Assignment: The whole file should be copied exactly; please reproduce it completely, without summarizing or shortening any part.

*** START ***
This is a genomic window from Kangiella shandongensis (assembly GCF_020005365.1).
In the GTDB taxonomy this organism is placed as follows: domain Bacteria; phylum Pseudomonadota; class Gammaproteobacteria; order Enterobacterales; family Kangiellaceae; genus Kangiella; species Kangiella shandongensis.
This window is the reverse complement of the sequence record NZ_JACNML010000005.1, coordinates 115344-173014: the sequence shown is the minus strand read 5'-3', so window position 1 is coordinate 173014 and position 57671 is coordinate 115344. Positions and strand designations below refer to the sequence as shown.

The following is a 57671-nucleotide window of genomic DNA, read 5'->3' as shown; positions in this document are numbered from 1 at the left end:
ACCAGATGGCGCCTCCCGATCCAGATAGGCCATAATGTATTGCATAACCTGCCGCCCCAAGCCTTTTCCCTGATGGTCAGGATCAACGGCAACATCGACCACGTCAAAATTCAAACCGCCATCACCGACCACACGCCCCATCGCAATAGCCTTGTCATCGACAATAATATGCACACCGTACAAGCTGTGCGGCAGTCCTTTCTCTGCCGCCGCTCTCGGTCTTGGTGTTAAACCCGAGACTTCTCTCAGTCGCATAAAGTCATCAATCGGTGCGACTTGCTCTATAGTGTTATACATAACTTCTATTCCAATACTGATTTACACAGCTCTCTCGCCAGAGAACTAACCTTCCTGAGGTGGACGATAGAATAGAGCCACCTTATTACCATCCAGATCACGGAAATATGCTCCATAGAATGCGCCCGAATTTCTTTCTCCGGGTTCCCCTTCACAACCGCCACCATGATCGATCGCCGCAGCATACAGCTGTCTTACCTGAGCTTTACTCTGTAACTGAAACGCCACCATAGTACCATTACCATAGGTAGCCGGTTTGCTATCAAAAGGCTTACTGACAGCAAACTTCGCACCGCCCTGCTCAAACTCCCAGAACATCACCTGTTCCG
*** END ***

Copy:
This is a genomic window from Kangiella shandongensis (assembly GCF_020005365.1).
In the GTDB taxonomy this organism is placed as follows: domain Bacteria; phylum Pseudomonadota; class Gammaproteobacteria; order Enterobacterales; family Kangiellaceae; genus Kangiella; species Kangiella shandongensis.
This window is the reverse complement of the sequence record NZ_JACNML010000005.1, coordinates 115344-173014: the sequence shown is the minus strand read 5'-3', so window position 1 is coordinate 173014 and position 57671 is coordinate 115344. Positions and strand designations below refer to the sequence as shown.

The following is a 57671-nucleotide window of genomic DNA, read 5'->3' as shown; positions in this document are numbered from 1 at the left end:
ACCAGATGGCGCCTCCCGATCCAGATAGGCCATAATGTATTGCATAACCTGCCGCCCCAAGCCTTTTCCCTGATGGTCAGGATCAACGGCAACATCGACCACGTCAAAATTCAAACCGCCATCACCGACCACACGCCCCATCGCAATAGCCTTGTCATCGACAATAATATGCACACCGTACAAGCTGTGCGGCAGTCCTTTCTCTGCCGCCGCTCTCGGTCTTGGTGTTAAACCCGAGACTTCTCTCAGTCGCATAAAGTCATCAATCGGTGCGACTTGCTCTATAGTGTTATACATAACTTCTATTCCAATACTGATTTACACAGCTCTCTCGCCAGAGAACTAACCTTCCTGAGGTGGACGATAGAATAGAGCCACCTTATTACCATCCAGATCACGGAAATATGCTCCATAGAATGCGCCCGAATTTCTTTCTCCGGGTTCCCCTTCACAACCGCCACCATGATCGATCGCCGCAGCATACAGCTGTCTTACCTGAGCTTTACTCTGTAACTGAAACGCCACCATAGTACCATTACCATAGGTAGCCGGTTTGCTATCAAAAGGCTTACTGACAGCAAACTTCGCACCGCCCTGCTCAAACTCCCAGAACATCACCTGTTCCG